Thursday, June 23 2022


UK: Crisis in Ukraine – Implications for contracts under English law

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introduction

The crisis in Ukraine will increase pressure on global supply chains, which are already under strain due to the continued impact of COVID.

We anticipate that companies will need to review their supply contracts as a matter of urgency to assess the possible impact and whether specific actions are needed to comply with their contractual obligations and/or protect their position.

Areas of interest

We consider the following areas to be central to this review of contracts governed by English law:

Force majeure resulting from a disruption of supply:

  • Force majeure clauses generally allow a party affected by an event beyond its control to suspend performance of its obligations without penalty.

  • However, the wording of these clauses is critical to understanding how contractual performance is affected by the force majeure event, as English law does not imply the concept of force majeure in contracts.

  • Particular challenges can be faced by parties in the middle of supply chains, on the one hand requiring suppliers to perform, while on the other hand needing to make the case to customers that performance is impossible or must be delayed. .

Price increase clauses:

  • Price review clauses contain mechanisms to prevent a contract from becoming too financially onerous for one or both parties.

  • They are meant to reflect (and respond to) changing market conditions – especially during a long-term contract. The increase in the cost of raw materials, energy and transport will probably result from the current crisis.

  • Disputes often arise as to whether the clause has been incurred and the method by which the price adjustment should be calculated.

MAC/MAE clauses:

  • MAC/MAE clauses are intended to protect the parties against the risk that an unforeseen event or circumstance may arise which has a material adverse effect on one or more of the contracting parties.

  • Any “change” will need to be material, not only to a company’s overall financial health, but also to whether or not it can afford to (for example) repay a loan or complete a transaction.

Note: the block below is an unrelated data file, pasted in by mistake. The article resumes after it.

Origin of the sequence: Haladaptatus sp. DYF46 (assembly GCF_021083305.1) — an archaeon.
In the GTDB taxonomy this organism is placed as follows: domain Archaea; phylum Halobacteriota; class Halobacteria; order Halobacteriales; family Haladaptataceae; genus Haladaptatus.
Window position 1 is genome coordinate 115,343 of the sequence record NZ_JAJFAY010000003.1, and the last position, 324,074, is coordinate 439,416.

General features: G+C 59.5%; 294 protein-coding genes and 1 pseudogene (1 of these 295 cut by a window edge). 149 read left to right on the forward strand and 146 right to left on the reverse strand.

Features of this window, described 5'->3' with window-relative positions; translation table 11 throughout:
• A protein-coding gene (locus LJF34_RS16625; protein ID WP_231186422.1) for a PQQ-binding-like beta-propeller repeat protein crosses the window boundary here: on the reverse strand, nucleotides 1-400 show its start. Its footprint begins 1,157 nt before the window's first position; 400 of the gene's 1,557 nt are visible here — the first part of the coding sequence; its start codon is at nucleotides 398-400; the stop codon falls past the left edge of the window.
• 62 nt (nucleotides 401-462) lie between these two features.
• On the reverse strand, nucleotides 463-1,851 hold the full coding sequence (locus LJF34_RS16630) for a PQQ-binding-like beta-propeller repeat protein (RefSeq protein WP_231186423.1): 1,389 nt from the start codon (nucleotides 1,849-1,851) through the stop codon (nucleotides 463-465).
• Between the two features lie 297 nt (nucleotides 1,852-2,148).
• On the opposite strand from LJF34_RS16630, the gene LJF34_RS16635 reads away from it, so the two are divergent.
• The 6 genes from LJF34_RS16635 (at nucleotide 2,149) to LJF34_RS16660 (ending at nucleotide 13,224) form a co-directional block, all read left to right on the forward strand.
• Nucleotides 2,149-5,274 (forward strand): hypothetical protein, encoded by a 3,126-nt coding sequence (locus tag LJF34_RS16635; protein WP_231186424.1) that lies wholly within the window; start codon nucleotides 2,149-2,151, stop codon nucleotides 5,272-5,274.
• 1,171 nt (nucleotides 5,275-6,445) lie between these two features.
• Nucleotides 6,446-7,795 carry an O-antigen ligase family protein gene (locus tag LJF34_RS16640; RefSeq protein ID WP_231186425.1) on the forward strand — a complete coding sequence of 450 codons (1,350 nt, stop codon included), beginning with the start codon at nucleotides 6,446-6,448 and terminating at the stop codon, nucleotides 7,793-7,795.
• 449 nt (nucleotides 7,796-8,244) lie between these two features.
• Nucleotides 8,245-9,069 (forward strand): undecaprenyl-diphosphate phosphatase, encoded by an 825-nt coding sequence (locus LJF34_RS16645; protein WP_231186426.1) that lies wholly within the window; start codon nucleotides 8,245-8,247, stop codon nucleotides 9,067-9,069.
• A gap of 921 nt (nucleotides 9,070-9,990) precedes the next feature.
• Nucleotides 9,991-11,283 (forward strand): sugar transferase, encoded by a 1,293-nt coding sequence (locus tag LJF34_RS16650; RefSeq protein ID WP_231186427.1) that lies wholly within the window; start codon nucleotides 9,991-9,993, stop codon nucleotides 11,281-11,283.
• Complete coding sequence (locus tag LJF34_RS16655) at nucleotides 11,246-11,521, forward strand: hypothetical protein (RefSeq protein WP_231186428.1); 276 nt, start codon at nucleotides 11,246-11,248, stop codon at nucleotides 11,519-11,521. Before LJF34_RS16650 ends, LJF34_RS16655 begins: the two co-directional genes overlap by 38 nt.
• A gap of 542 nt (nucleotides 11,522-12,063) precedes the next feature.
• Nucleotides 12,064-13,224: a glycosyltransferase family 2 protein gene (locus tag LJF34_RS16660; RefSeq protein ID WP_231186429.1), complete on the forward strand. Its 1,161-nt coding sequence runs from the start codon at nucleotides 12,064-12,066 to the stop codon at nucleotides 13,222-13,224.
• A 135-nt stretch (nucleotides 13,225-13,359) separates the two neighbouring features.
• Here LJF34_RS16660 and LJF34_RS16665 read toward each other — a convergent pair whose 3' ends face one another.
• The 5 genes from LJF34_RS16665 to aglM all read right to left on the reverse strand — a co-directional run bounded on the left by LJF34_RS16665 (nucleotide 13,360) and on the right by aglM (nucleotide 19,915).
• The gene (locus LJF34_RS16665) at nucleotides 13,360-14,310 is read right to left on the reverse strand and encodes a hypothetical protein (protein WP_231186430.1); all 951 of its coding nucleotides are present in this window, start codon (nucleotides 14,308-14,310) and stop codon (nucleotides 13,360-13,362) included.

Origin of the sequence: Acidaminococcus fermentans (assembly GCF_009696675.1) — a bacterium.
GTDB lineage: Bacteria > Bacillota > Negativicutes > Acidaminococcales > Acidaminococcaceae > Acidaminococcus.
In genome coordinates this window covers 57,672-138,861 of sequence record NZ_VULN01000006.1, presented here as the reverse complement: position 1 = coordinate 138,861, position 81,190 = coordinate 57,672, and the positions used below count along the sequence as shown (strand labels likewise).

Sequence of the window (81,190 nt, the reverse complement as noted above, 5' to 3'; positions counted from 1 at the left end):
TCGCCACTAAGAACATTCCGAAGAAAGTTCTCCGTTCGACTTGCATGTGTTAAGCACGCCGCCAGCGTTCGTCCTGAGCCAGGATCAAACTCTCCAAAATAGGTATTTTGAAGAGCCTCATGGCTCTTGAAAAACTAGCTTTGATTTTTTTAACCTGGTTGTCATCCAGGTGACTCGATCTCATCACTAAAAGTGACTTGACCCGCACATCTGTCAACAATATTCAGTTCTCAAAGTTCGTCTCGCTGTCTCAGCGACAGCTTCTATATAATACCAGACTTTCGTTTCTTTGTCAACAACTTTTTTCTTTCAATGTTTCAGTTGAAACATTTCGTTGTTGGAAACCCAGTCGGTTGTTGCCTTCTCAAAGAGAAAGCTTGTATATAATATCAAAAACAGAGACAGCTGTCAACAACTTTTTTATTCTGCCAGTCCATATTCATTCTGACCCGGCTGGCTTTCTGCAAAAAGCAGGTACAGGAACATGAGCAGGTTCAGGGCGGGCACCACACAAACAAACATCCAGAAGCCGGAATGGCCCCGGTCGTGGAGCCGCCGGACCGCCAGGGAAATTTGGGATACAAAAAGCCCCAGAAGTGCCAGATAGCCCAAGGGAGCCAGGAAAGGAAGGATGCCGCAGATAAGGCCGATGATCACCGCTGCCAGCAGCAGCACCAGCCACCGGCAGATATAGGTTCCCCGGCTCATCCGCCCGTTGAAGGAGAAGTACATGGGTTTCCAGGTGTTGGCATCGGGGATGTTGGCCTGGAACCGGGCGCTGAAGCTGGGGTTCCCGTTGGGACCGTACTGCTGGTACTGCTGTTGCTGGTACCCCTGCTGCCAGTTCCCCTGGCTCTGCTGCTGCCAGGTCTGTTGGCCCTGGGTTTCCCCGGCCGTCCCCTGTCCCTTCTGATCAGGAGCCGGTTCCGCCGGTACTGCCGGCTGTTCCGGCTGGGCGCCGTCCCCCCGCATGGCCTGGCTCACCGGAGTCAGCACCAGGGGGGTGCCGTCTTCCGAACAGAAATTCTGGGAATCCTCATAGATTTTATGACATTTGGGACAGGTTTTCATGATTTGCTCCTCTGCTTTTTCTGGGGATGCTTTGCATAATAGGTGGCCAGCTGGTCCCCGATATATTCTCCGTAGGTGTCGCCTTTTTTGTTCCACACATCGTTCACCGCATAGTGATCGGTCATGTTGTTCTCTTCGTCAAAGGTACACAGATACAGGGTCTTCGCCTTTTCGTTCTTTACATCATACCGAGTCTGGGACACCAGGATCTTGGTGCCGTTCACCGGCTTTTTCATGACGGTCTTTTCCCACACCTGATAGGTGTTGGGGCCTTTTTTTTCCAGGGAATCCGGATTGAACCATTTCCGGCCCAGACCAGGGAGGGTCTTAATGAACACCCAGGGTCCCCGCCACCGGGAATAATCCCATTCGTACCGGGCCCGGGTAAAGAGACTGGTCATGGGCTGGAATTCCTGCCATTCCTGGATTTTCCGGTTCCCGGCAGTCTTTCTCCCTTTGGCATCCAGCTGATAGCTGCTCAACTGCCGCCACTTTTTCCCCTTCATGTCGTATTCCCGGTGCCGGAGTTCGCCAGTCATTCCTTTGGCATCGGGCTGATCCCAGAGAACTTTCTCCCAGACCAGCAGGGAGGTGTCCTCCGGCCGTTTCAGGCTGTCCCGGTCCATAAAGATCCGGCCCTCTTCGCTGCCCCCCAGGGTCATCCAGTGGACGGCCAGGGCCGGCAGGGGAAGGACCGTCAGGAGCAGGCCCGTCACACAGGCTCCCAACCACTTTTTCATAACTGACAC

• Establishing that an event caused an EAD or that an MAC occurred is rarely straightforward, and a common area of ​​debate is the benchmark against which to measure the change or adverse effect.

Compliance clauses related to sanctions:

  • Sanctions compliance clauses are intended to prevent or limit dealings with entities subject to global sanctions regimes.

  • Failure to comply with sanctions regimes may lead domestic and foreign authorities to initiate sanctions compliance investigations, and may result in the imposition of significant fines and/or other sanctions.

  • In the event that a counterparty becomes subject to a sanctions regime, it may be necessary to cease supplying that counterparty and/or to terminate the contract.

Shares

There are various steps businesses can (and should) take now to ensure that they do not become legally and/or commercially exposed as a result of the current crisis in Ukraine. These include:

  1. Review all key contracts to assess whether or not they can be executed on time (or at all) and whether changing market conditions have made the contracts materially more onerous or costly to execute.

  2. Considering the contractual protections (if any) available to them to delay or suspend performance or (potentially) terminate contracts, as a consequence of the effects of the ongoing crisis.

  3. Assess whether the contracts contain a price adjustment mechanism, in the event that the cost of performance has increased by a significant amount.

  4. Review sanctions provisions in all major contracts and terms and conditions to ensure they are up to date and contain necessary restrictions on trade with newly sanctioned countries, including Russia.

Although current circumstances and their impact on supply chains are likely to put additional pressure on already strained supply chain conditions, the risk of a dispute arising can be mitigated by clear communication. between upstream and downstream parties in the supply chain – all of which are likely to face common challenges.

Therefore, while it is important for businesses to ensure that all of their legal positions are properly protected, it is equally important to keep business communication channels open to prevent supply issues from escalating into full-scale litigation. commercial.

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Mayer Brown is a global provider of legal services comprised of law firms that are separate entities (the “Mayer Brown Firms”). The Mayer Brown firms are: Mayer Brown LLP and Mayer Brown Europe – Brussels LLP, two limited liability companies established in Illinois in the United States; Mayer Brown International LLP, a limited company incorporated in England and Wales (authorized and regulated by the Solicitors Regulation Authority and registered in England and Wales under number OC 303359); Mayer Brown, a SELAS based in France; Mayer Brown JSM, a partnership of Hong Kong and its associated entities in Asia; and Tauil & Checker Advogados, a Brazilian legal partnership with which Mayer Brown is associated. “Mayer Brown” and the Mayer Brown logo are registered trademarks of Mayer Brown law firms in their respective jurisdictions.

© Copyright 2021. Mayer Brown Practices. All rights reserved.

This article by Mayer Brown provides information and commentary on interesting legal issues and developments. The foregoing is not a complete treatment of the subject matter covered and is not intended to provide legal advice. Readers should seek specific legal advice before taking any action regarding the matters discussed here.

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